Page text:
You can find information for employees and employers and about the income supports available on gov.e.

Coronavirus (COVID-19) – Information for employers and employees

Under the Safety Health and Welfare at Work Act 2005, both employers and employees have duties of care – this means that they need to make sure that no harm is caused to each other or any other person by their actions or omissions.

For employers, this includes things like providing facilities, information and instructions to ensure that employees are safe in their workplaces. For example, employers should ensure that employees know what to do if they are diagnosed with a contagious illness like coronavirus (COVID-19).

For employees, this means that they should not pose a threat to the health and welfare of others in their workplace. For example, they should not come to work if they have, or suspect they have, a contagious illness.

If employees need to stay at home because they are ill, they may be entitled to sick leave and pay – depending on the terms and conditions in their contract of employment. You should check the terms and conditions in your contract of employment to see if you get paid while on sick leave.

However, there is no statutory entitlement to be paid while you are on sick leave. You can read more about sick leave and sick pay.

Similarly, if you cannot attend work because of precautionary measures taken in line with advice from the HSE or the HPSC, you may not be entitled to pay.

The Workplace Relations Commission has recommended that employers should be as flexible as possible. If employees cannot come to work, employers should explore options such as:

  • Working from home or other remote working arrangements
  • Working from an alternative location
  • Working back the hours or days lost
  • Open days on a day where the business is normally closed
  • Allowing employees to take annual leave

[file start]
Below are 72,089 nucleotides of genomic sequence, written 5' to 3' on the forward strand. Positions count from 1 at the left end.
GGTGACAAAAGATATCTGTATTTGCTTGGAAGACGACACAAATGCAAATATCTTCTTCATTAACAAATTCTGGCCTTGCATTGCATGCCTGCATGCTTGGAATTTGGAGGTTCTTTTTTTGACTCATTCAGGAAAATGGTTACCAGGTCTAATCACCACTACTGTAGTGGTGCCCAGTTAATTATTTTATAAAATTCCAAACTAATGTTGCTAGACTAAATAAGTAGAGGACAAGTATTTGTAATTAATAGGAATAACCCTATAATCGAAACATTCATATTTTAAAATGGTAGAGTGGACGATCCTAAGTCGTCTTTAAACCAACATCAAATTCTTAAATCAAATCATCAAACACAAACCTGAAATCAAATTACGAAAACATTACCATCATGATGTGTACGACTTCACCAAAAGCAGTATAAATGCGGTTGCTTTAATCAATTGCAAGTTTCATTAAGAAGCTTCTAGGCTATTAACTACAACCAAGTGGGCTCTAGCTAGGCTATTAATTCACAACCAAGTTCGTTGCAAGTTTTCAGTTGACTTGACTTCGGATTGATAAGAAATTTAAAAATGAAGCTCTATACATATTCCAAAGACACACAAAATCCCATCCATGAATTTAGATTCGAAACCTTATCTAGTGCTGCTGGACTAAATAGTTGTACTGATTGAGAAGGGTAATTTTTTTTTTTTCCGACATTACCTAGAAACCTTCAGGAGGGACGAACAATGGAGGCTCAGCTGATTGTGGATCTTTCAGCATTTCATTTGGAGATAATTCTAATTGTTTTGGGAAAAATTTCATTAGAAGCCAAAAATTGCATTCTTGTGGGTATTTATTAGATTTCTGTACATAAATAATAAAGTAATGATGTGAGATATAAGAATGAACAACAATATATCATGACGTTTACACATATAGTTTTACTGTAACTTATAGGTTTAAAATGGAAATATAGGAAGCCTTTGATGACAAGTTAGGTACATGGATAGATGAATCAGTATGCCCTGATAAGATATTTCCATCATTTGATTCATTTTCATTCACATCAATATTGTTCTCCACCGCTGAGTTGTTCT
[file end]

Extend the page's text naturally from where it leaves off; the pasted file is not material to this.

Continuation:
If you are diagnosed with COVID-19, you can apply for Illness Benefit, based on your social insurance contributions (PRSI) or Supplementary Welfare Allowance, based on a means test. 

If you are not diagnosed with COVID-19, but you are advised or directed to self-isolate by a doctor you can apply for income support from the Department of Employment Affairs and Social Protection.

If your employer asks you to stay at home as a precaution or puts you on a period of lay-off and does not continue to pay your wages, you can apply for income support in the form of a jobseeker payment or Supplementary Welfare Allowance. 

Where to get more information:

Coronavirus (COVID-19) update 

COVID-19 is a new illness that can affect your lungs and airways. It’s caused by a virus called coronavirus. The HSE has confirmed that a patient with COVID-19 is currently being treated in Northern Ireland. The patient had returned from Northern Italy and had arrived in Ireland at Dublin Airport.

The risk of catching the virus in Ireland is still low, and the HSE advises that people can go about their normal activities. You can get information about what to do if you become ill or have contact with a person who is confirmed with the virus on the HSE website.

If you are planning a trip abroad and have changed your mind due to the risk posed by COVID-19, or your holiday or flight has been cancelled due to the outbreak, you can read advice from the European Consumer Centre.

The Department of Foreign Affairs and Trade has advice on travel abroad to affected regions.

The Food Safety Authority of Ireland has advice for people who work with food.

The Department of Education and Skills has updated information for schools.